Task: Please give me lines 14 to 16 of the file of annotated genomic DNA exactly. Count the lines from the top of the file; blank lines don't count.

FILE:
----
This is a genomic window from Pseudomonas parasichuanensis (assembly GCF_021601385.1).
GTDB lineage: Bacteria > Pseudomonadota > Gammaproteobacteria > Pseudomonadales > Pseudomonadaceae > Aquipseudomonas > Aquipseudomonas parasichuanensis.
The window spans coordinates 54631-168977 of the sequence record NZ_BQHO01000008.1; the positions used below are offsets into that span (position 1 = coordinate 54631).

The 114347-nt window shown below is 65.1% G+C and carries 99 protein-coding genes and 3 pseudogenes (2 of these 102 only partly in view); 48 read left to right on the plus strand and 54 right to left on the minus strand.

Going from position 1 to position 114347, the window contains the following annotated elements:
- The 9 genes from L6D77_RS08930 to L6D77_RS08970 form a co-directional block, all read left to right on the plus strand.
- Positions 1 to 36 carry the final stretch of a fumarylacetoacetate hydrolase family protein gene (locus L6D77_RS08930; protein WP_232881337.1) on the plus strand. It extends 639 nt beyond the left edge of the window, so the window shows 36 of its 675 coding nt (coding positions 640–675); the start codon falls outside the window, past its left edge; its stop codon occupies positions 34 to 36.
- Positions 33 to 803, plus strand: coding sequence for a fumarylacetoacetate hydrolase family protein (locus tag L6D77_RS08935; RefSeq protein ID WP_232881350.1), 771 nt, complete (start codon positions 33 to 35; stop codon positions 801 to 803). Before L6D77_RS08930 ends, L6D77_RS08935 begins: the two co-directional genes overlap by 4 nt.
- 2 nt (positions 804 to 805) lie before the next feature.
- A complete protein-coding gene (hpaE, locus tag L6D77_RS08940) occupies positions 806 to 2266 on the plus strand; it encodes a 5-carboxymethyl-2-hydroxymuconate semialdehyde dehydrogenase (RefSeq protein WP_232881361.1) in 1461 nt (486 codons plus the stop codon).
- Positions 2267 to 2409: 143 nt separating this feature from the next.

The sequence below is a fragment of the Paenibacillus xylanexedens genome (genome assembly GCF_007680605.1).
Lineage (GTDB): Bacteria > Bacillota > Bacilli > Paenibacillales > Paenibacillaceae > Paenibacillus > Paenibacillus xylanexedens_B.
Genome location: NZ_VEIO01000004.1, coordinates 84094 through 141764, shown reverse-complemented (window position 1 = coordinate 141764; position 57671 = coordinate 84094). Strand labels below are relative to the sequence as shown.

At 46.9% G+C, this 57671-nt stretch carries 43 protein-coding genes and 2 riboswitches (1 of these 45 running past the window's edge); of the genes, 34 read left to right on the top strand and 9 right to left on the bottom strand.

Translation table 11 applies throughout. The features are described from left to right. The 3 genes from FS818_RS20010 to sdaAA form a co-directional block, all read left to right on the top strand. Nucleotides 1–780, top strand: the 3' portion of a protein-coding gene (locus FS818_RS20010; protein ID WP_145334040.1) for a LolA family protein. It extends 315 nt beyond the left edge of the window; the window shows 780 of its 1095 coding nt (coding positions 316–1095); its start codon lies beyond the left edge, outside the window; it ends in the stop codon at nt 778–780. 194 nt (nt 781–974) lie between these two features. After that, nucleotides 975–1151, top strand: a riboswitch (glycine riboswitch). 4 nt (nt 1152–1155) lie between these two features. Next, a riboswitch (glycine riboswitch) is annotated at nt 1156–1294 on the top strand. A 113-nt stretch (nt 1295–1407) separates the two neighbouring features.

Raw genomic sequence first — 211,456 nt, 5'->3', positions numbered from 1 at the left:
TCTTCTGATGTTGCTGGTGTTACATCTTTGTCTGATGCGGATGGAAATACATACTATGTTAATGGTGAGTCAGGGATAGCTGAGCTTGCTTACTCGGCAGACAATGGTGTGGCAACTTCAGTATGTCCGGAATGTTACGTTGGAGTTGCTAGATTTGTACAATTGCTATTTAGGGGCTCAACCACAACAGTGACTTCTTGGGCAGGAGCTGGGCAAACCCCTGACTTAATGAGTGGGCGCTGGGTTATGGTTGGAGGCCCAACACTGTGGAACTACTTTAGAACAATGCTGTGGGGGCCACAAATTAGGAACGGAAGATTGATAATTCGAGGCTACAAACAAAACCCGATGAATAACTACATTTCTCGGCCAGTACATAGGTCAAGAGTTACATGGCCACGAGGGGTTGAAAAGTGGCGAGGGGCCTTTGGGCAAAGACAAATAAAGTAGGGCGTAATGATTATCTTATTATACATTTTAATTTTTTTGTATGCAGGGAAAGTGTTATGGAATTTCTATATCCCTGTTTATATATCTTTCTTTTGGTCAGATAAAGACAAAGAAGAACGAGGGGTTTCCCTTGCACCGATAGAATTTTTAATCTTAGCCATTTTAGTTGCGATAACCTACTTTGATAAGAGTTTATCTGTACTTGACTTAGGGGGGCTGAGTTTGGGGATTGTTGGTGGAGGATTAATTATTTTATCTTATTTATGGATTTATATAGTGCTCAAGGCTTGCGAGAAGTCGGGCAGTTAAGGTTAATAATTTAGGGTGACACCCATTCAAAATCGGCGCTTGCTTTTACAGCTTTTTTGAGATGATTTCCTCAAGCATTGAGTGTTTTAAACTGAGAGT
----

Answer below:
Genome location: NZ_VEIO01000004.1, coordinates 84094 through 141764, shown reverse-complemented (window position 1 = coordinate 141764; position 57671 = coordinate 84094). Strand labels below are relative to the sequence as shown.

At 46.9% G+C, this 57671-nt stretch carries 43 protein-coding genes and 2 riboswitches (1 of these 45 running past the window's edge); of the genes, 34 read left to right on the top strand and 9 right to left on the bottom strand.

Translation table 11 applies throughout. The features are described from left to right. The 3 genes from FS818_RS20010 to sdaAA form a co-directional block, all read left to right on the top strand. Nucleotides 1–780, top strand: the 3' portion of a protein-coding gene (locus FS818_RS20010; protein ID WP_145334040.1) for a LolA family protein. It extends 315 nt beyond the left edge of the window; the window shows 780 of its 1095 coding nt (coding positions 316–1095); its start codon lies beyond the left edge, outside the window; it ends in the stop codon at nt 778–780. 194 nt (nt 781–974) lie between these two features. After that, nucleotides 975–1151, top strand: a riboswitch (glycine riboswitch). 4 nt (nt 1152–1155) lie between these two features. Next, a riboswitch (glycine riboswitch) is annotated at nt 1156–1294 on the top strand. A 113-nt stretch (nt 1295–1407) separates the two neighbouring features.